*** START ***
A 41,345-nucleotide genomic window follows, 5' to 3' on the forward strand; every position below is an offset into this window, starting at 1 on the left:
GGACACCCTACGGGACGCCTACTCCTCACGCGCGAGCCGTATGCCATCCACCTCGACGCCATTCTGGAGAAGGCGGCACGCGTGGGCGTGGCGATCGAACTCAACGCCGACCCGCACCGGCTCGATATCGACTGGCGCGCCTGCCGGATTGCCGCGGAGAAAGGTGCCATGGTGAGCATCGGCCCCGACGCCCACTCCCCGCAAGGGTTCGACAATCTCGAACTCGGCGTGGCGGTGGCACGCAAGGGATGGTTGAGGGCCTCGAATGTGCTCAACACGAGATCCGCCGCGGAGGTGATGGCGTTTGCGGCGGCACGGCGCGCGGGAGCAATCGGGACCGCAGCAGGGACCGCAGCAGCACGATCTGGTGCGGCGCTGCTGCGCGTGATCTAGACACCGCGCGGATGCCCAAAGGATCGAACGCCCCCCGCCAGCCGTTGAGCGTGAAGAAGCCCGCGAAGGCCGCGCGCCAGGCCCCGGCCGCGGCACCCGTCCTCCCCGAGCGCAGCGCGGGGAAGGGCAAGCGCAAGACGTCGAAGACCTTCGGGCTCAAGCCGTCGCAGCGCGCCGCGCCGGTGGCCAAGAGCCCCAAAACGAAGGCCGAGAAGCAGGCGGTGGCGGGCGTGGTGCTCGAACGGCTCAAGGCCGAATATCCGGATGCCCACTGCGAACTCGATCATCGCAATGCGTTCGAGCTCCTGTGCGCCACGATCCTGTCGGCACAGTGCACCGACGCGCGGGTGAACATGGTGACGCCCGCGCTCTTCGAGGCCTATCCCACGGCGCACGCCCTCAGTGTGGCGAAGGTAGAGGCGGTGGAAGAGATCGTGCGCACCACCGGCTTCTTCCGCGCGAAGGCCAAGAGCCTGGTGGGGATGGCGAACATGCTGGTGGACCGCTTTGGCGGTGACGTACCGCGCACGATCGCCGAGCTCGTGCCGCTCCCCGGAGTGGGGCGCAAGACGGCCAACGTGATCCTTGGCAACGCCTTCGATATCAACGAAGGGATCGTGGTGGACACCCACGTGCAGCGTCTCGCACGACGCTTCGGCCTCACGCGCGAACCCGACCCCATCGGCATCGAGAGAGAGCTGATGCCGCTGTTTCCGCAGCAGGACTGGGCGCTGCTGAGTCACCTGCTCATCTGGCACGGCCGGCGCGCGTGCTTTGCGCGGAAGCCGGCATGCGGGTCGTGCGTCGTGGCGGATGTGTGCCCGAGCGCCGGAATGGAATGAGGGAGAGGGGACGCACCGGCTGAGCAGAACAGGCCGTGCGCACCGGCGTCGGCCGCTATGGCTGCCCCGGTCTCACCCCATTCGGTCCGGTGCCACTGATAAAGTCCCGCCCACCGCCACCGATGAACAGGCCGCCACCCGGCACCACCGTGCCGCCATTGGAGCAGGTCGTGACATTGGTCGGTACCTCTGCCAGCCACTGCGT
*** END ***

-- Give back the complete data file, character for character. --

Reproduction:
A 41,345-nucleotide genomic window follows, 5' to 3' on the forward strand; every position below is an offset into this window, starting at 1 on the left:
GGACACCCTACGGGACGCCTACTCCTCACGCGCGAGCCGTATGCCATCCACCTCGACGCCATTCTGGAGAAGGCGGCACGCGTGGGCGTGGCGATCGAACTCAACGCCGACCCGCACCGGCTCGATATCGACTGGCGCGCCTGCCGGATTGCCGCGGAGAAAGGTGCCATGGTGAGCATCGGCCCCGACGCCCACTCCCCGCAAGGGTTCGACAATCTCGAACTCGGCGTGGCGGTGGCACGCAAGGGATGGTTGAGGGCCTCGAATGTGCTCAACACGAGATCCGCCGCGGAGGTGATGGCGTTTGCGGCGGCACGGCGCGCGGGAGCAATCGGGACCGCAGCAGGGACCGCAGCAGCACGATCTGGTGCGGCGCTGCTGCGCGTGATCTAGACACCGCGCGGATGCCCAAAGGATCGAACGCCCCCCGCCAGCCGTTGAGCGTGAAGAAGCCCGCGAAGGCCGCGCGCCAGGCCCCGGCCGCGGCACCCGTCCTCCCCGAGCGCAGCGCGGGGAAGGGCAAGCGCAAGACGTCGAAGACCTTCGGGCTCAAGCCGTCGCAGCGCGCCGCGCCGGTGGCCAAGAGCCCCAAAACGAAGGCCGAGAAGCAGGCGGTGGCGGGCGTGGTGCTCGAACGGCTCAAGGCCGAATATCCGGATGCCCACTGCGAACTCGATCATCGCAATGCGTTCGAGCTCCTGTGCGCCACGATCCTGTCGGCACAGTGCACCGACGCGCGGGTGAACATGGTGACGCCCGCGCTCTTCGAGGCCTATCCCACGGCGCACGCCCTCAGTGTGGCGAAGGTAGAGGCGGTGGAAGAGATCGTGCGCACCACCGGCTTCTTCCGCGCGAAGGCCAAGAGCCTGGTGGGGATGGCGAACATGCTGGTGGACCGCTTTGGCGGTGACGTACCGCGCACGATCGCCGAGCTCGTGCCGCTCCCCGGAGTGGGGCGCAAGACGGCCAACGTGATCCTTGGCAACGCCTTCGATATCAACGAAGGGATCGTGGTGGACACCCACGTGCAGCGTCTCGCACGACGCTTCGGCCTCACGCGCGAACCCGACCCCATCGGCATCGAGAGAGAGCTGATGCCGCTGTTTCCGCAGCAGGACTGGGCGCTGCTGAGTCACCTGCTCATCTGGCACGGCCGGCGCGCGTGCTTTGCGCGGAAGCCGGCATGCGGGTCGTGCGTCGTGGCGGATGTGTGCCCGAGCGCCGGAATGGAATGAGGGAGAGGGGACGCACCGGCTGAGCAGAACAGGCCGTGCGCACCGGCGTCGGCCGCTATGGCTGCCCCGGTCTCACCCCATTCGGTCCGGTGCCACTGATAAAGTCCCGCCCACCGCCACCGATGAACAGGCCGCCACCCGGCACCACCGTGCCGCCATTGGAGCAGGTCGTGACATTGGTCGGTACCTCTGCCAGCCACTGCGT